Thursday, March 26, 2015

{Crew Review} Lord Heritage HomeSchool Office

Are you a planner?  I LOVE to plan, and part of the fun for me is trying out new systems and tools to use.  I love trying new things.

For years, when Ben was young, I used  computer software to create master plans for my homeschooling, knowing that I could reuse the plans for subsequent children.  Of course, then I realized that all of my children are different types of learners, and I was never really able to reuse my carefully created plans.  Also, as I added more kids into the mix, time became precious. So, I ditched computers and used paper planners.  But the opportunity to try a new web-based planner Lord Heritage's HomeSchool Office ($79 annual subscription; 30-day free trial) was too exciting to resist!

My plan in trying to get back into some computer-based organizational system was to first implement it with Levi-- his subjects are easy enough to plug in.

Technical Needs: You will need an internet connection to utilize this program; there is nothing offline or downloadable.  Additionally, you will be able to access this through any browser.  I use Chrome, and it has worked flawlessly.

You can read about Lord Heritage's POWER strategy, which provides the foundation of the program.

Setting Up HomeSchool Office:   Upon registering and signing in, the green menu bar has lots of handy icons in order to name and provide census data for your homeschool, add students, courses, resources and plan and grade for a year.  I was an eager beaver to try it all out without using any support, but I found that I just could not figure it out.  I consider myself pretty savvy with computer programs. But I have to say that I could not have set up HomeSchool Office without all the support and technical guides -- they have done a good job of including detailed guides for getting set up.

The handy "Support" tab that outlines, step by step, how to build your schedule and lessons became my friend, and the knowledgebase article "New User Instructions – Getting Started with HomeSchool Office and I became friends.

Step 1 - HomeSchool Office's Quick Set Up walks you through entering information about your school, reporting agency, teacher (that would be you) information, and student information. Here you will also enter student grading methods.  It appears that each student can only have one type of grading method, which is too bad;  however the choices are descriptive, percentage and letter grade.

Next you'll move on the the Plan section, in which you enter each child's classes.  We are not traditional textbook homeschool people, so it was a little hard for me to enter things like "Classical Conversations."  You'll see that there are, however, TONS of courses to pick from, but not a way to enter individualized classes without having the vague "other" moniker.

Once all your courses are entered, you can monkey with the school year calendar to identify how many school days you'll have in the year as well as plan vacations and holidays.

The next step was learning about grading.  This seemed a little weird to me (I mean, I haven't even planned out the completion of any lessons), but I am good at following directions, so I plugged along.  I can see that for someone who just wants to record lessons as they are completed -- as opposed to planning out which day each lesson will be done first -- that this is a simple way to track grades:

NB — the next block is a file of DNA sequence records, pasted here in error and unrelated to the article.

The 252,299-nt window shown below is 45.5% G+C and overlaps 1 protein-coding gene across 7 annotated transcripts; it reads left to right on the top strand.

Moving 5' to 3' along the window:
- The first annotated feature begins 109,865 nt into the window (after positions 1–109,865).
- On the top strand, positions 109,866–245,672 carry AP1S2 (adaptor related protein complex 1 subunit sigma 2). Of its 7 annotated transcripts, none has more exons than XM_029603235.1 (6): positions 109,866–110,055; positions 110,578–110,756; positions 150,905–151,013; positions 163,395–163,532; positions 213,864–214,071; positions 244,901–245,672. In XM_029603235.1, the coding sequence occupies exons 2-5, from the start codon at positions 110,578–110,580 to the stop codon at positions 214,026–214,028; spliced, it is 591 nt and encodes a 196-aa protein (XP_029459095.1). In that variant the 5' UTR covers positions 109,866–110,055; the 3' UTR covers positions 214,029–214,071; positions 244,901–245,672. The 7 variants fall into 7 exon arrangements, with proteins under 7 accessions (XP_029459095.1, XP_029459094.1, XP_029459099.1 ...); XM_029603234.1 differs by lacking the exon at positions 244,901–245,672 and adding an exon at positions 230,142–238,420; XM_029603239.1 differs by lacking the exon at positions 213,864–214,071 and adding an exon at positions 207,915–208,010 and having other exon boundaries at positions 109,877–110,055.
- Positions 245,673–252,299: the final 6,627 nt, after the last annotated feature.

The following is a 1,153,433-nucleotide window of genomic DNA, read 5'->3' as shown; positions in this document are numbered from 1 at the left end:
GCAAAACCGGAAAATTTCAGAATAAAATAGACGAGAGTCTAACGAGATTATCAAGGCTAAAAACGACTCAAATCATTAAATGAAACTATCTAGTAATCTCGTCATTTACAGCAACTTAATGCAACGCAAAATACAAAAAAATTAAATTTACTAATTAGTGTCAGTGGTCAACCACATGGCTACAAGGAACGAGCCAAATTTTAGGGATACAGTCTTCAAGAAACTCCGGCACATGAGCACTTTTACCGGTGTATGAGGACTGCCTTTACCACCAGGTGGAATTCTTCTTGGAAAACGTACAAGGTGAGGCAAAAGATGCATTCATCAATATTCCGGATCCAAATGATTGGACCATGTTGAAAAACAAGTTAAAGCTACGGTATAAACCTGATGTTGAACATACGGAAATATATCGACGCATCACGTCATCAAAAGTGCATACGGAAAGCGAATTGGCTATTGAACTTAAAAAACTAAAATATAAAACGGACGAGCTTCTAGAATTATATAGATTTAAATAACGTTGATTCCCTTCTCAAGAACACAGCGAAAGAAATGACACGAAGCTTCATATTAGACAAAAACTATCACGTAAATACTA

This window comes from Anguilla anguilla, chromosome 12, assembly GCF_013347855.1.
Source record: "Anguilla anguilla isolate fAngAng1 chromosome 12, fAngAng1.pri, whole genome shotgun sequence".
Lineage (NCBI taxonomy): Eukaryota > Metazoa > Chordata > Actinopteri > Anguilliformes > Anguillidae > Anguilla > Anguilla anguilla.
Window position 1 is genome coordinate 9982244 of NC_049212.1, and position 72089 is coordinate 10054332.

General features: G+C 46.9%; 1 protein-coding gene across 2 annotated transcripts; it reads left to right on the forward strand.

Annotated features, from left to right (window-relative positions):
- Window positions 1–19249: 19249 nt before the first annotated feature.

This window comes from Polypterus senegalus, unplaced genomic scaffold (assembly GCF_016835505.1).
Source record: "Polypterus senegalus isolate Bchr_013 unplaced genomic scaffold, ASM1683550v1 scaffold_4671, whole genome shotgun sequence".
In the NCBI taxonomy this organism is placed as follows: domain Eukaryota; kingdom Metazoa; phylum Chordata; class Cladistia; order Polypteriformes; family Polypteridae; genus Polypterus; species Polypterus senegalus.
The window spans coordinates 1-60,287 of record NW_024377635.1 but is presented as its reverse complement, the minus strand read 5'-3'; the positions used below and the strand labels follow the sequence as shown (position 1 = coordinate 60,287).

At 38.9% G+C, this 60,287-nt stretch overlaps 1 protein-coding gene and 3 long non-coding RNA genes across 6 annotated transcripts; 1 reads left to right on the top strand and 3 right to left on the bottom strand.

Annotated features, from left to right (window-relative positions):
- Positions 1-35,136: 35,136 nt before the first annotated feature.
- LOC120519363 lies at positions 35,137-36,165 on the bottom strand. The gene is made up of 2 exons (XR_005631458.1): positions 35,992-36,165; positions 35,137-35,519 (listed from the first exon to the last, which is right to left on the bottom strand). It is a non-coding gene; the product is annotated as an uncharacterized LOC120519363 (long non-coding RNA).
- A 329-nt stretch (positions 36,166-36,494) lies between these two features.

Now, if you want to use the HomeSchool Office to the fullest extent and plan out a week or month or even year full of assignments, you will need to jump to the Advanced Instructions:

Master Scheduling is creating a weekly plan for when coursework will be completed during the day. I LOVE this sort of grid, but I did find it a little cumbersome to add in multiple instances of, say, math time during the week:

This is where HomeSchool program can be helpful for organizing appointments, special events (think: field trips or play dates) and integrate them into your school calender.  I didn't enter any other events, because I am primarily interesting in how I can schedule and organize assignments.

In each subject that you've given to your student, you can create assignments.  I decided to plan out the last few lessons of Levi's Math U See program; they are pretty easy to enter:  28A, 28B, 28C, etc.

These lessons will show up sequentially on your Master Calendar, and thankfully you can drag and drop them wherever you'd like.  You can also reorder them and push them forward or back using a pop up screen.  You can even mark them completed (from both the calendar screen and this one, above), but I did not find a way to enter grades more automatically when using this feature.

How This Worked for Me: For me, the big  hurdle for any non-handwritten planning program is the ease in which I can get up and going with the program and how intuitive it is to me. This program has a LOT of features, and you could theoretically add in an address book, to do list, as well as a homeschool budget, and resource list.  You can even set user names and passwords so students can check off their own assignments (this is a feature that I did not use with Levi).

However, the program was not as easy to set up as I had hoped, and I found that entering information and tracking grades was more difficult for me to use than I had hoped.  I do hope they will consider adding in more features so that you can copy courses easier for day-to-day use on the Master Planner. I would also like to see different access points where grades can be entered for ease.

If you live in a state where careful homeschool records, attendance and tracking of hours of schoolwork are necessary, then I suggest you consider this program -- it will probably be a great help to you.

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